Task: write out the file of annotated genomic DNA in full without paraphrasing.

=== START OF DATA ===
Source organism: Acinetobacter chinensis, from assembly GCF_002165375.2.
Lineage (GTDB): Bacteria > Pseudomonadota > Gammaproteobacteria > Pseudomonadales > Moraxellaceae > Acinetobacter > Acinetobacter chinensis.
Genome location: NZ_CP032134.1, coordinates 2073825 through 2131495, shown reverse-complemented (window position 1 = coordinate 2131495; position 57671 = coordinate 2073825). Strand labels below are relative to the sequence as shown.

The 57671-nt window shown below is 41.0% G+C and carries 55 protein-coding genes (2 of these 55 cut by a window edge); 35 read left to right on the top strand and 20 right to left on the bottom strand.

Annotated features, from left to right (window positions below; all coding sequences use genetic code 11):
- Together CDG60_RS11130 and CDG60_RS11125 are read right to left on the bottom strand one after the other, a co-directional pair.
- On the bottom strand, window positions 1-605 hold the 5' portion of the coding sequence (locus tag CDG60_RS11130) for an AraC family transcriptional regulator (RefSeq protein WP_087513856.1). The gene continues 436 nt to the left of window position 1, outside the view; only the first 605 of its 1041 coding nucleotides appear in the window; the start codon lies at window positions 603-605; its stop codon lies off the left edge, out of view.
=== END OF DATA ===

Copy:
Source organism: Acinetobacter chinensis, from assembly GCF_002165375.2.
Lineage (GTDB): Bacteria > Pseudomonadota > Gammaproteobacteria > Pseudomonadales > Moraxellaceae > Acinetobacter > Acinetobacter chinensis.
Genome location: NZ_CP032134.1, coordinates 2073825 through 2131495, shown reverse-complemented (window position 1 = coordinate 2131495; position 57671 = coordinate 2073825). Strand labels below are relative to the sequence as shown.

The 57671-nt window shown below is 41.0% G+C and carries 55 protein-coding genes (2 of these 55 cut by a window edge); 35 read left to right on the top strand and 20 right to left on the bottom strand.

Annotated features, from left to right (window positions below; all coding sequences use genetic code 11):
- Together CDG60_RS11130 and CDG60_RS11125 are read right to left on the bottom strand one after the other, a co-directional pair.
- On the bottom strand, window positions 1-605 hold the 5' portion of the coding sequence (locus tag CDG60_RS11130) for an AraC family transcriptional regulator (RefSeq protein WP_087513856.1). The gene continues 436 nt to the left of window position 1, outside the view; only the first 605 of its 1041 coding nucleotides appear in the window; the start codon lies at window positions 603-605; its stop codon lies off the left edge, out of view.